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If Scotland had avoided Flodden Field, and James IV had lived


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Published by SLP
So, sometime between the Darien Scheme and inviting Edward the Longshanks over for supper, Scotland committed another infamous fuck up, ironically under the leadership of one of her greatset monarchs, King James IV Stewart.

Under the misguided notion of helping France against the League of Cambrai (ok, France technically won that war, not that she could enjoy the spoils for long), James IV marched his army to Northern England, took a couole of castles and accomplished nothing, not even distracting Henry VIII, who had two armies and didn't even bother leaving France to face his fellow British monarch, instead sending his man, Surrey, who proceed to cut the Scots off and kill most of the people that mattered in early 16th century Scotland, from bishops and dukes and lords of parliament to James IV himself.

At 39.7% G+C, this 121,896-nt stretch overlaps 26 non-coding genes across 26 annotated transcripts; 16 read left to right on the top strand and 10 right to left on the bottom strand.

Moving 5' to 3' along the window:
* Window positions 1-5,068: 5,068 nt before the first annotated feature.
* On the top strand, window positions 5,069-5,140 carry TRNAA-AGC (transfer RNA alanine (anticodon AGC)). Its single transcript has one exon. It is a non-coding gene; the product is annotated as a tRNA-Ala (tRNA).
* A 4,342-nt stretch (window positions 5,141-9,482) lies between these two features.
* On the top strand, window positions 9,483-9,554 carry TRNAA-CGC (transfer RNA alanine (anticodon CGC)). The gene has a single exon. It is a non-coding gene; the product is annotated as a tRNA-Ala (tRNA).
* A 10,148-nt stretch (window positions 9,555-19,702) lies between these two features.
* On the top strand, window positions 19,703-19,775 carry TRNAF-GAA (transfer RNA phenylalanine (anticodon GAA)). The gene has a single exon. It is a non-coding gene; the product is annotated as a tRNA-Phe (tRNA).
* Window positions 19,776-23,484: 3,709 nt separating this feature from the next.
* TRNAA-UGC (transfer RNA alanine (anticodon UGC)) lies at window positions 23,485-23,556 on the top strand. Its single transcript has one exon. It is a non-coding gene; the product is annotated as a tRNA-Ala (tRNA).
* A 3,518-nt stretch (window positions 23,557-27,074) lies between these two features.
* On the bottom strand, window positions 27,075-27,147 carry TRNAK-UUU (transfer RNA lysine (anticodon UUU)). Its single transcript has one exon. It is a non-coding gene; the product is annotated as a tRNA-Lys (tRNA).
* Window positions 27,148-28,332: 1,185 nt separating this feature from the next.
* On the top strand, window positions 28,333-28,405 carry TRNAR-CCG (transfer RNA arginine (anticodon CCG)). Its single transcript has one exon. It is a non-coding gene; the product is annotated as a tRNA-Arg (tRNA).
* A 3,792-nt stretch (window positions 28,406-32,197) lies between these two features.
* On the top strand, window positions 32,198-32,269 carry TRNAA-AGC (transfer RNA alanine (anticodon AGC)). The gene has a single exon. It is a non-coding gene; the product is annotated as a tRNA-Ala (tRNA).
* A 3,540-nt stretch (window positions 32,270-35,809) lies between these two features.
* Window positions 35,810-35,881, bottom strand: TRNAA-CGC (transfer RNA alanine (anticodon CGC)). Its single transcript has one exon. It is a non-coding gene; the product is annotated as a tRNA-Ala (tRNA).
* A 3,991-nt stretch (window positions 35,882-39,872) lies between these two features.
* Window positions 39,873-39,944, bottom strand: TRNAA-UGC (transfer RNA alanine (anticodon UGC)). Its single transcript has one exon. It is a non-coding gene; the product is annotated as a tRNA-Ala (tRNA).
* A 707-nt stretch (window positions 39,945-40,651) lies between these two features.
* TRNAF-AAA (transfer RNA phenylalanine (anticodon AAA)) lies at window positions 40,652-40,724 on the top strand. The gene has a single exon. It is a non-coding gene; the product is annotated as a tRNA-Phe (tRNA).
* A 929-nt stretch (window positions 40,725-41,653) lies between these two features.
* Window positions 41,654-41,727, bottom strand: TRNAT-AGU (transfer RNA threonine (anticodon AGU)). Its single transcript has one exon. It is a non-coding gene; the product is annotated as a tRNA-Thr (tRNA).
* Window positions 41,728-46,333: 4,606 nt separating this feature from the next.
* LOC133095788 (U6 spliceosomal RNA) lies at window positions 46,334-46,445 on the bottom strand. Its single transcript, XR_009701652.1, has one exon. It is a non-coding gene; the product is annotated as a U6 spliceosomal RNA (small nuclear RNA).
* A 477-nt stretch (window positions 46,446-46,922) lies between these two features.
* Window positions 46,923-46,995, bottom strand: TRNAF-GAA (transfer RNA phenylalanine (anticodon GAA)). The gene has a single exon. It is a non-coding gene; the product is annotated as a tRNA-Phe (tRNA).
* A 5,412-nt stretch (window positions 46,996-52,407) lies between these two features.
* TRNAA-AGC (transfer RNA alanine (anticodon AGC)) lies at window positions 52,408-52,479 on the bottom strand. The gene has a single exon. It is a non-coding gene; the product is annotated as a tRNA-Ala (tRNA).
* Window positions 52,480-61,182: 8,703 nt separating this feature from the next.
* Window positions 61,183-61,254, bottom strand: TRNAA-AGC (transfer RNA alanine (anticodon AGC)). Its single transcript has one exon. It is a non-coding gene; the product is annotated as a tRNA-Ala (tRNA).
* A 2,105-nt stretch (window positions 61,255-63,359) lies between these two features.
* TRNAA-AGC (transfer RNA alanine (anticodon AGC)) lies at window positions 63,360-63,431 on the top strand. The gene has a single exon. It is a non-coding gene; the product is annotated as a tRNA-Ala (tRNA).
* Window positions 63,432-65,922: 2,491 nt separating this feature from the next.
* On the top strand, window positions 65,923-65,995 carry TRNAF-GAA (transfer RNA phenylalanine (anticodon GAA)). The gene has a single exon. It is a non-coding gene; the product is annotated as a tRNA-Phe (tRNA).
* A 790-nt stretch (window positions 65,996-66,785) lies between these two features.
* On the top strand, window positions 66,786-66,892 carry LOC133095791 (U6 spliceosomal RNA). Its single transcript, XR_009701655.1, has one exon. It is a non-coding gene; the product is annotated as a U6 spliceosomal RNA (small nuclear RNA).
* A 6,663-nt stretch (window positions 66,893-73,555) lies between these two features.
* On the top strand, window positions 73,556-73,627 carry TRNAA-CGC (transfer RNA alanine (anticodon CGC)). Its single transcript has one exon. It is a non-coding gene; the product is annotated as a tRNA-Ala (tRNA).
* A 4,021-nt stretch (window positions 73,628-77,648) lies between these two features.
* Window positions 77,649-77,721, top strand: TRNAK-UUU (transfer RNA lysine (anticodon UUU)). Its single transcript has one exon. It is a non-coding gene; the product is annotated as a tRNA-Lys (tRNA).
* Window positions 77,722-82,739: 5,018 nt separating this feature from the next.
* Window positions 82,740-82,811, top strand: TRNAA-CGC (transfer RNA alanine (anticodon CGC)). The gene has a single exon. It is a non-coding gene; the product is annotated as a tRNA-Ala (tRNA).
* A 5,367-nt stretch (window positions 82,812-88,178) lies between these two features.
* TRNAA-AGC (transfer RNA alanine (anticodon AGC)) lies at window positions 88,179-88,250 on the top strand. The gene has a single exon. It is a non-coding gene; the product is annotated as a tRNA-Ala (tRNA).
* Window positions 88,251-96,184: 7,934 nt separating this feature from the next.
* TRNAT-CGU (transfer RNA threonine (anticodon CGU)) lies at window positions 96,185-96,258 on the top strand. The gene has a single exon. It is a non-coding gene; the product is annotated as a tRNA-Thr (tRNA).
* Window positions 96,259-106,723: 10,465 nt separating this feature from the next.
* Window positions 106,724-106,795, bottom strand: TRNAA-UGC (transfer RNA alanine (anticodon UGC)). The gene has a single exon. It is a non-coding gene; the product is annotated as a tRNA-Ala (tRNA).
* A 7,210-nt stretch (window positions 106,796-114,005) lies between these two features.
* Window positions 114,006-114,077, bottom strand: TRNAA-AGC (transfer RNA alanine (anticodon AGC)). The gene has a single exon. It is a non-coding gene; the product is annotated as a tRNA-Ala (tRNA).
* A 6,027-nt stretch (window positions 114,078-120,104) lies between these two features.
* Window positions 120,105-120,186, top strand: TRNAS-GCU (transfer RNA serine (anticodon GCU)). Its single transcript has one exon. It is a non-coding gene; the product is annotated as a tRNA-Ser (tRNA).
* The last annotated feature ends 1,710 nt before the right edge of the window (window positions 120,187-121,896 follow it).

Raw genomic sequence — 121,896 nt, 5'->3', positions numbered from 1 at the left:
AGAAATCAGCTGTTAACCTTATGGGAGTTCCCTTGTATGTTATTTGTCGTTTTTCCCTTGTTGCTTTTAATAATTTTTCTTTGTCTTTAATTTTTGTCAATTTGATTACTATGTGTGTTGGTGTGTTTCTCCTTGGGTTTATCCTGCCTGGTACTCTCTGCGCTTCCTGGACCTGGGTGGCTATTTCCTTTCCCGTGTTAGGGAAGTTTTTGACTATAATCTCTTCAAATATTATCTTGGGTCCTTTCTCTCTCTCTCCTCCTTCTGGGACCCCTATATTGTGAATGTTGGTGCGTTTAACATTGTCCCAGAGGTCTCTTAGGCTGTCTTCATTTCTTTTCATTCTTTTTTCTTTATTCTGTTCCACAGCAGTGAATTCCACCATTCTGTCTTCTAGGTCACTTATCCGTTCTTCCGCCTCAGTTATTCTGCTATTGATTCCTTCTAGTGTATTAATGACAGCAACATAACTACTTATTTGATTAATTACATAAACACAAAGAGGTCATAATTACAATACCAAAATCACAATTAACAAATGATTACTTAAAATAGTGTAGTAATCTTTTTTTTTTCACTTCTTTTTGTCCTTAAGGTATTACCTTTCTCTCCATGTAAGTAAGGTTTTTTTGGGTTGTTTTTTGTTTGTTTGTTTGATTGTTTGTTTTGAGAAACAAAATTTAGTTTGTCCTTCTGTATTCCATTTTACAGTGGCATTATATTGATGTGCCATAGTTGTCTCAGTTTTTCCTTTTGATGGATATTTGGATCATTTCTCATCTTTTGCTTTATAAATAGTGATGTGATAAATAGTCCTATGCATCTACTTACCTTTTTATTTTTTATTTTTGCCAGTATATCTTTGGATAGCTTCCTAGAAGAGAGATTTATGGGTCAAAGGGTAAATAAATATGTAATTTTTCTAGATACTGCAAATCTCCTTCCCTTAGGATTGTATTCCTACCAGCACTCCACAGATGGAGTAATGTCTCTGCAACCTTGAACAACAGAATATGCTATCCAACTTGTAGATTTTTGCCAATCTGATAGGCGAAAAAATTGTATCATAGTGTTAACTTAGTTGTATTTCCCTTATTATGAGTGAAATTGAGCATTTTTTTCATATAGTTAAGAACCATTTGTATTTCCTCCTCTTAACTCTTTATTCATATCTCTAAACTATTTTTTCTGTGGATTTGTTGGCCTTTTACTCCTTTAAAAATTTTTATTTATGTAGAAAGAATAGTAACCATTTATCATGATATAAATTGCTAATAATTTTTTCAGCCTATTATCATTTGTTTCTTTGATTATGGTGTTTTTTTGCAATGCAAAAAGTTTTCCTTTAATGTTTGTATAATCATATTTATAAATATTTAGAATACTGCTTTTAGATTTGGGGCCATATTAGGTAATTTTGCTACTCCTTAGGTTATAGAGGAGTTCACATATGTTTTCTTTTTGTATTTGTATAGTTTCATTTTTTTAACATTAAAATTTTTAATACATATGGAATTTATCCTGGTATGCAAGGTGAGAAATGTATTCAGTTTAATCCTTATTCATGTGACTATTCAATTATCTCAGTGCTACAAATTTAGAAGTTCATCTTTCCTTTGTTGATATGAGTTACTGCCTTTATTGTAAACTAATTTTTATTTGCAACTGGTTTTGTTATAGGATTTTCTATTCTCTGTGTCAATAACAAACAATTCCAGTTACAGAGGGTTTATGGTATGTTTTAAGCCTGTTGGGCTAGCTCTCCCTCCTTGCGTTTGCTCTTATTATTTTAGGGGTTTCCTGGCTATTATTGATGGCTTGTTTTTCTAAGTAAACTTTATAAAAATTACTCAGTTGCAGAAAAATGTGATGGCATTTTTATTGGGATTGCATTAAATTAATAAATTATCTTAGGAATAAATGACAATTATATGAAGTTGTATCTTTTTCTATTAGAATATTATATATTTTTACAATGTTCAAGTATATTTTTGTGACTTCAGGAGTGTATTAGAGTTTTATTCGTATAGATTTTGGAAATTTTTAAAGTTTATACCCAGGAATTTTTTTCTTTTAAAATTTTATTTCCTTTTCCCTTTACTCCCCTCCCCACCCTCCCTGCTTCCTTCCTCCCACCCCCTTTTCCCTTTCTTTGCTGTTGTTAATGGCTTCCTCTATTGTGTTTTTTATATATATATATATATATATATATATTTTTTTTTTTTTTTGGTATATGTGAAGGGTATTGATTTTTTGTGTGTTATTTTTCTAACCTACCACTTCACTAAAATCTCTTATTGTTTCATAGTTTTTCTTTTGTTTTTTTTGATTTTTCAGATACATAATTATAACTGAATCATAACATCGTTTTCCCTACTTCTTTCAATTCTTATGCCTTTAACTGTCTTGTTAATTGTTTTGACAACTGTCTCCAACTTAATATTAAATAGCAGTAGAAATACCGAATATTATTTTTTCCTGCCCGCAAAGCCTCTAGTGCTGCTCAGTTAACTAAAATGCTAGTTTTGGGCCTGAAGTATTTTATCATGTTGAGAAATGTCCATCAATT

But, let's say this doesn't happen. Either James gets bored of sitting on his ass and calls it a day before Surrey arrives, or spots the English army beforehand and avoids a rout, or the stupid message he sent announcing the invasion gets lost in the mail and he and Surrey miss each other. Or hell, he somehow wins the bloody battle.

What next, can he avoid the James course that got his father and grandfather killed in battle and his great grandfather assassinated? What does Scotland look like without a boy king and a long regency? Can James IV keep Scotland as a medium to important player in the times of Charles V, Francis I and Henry VIII?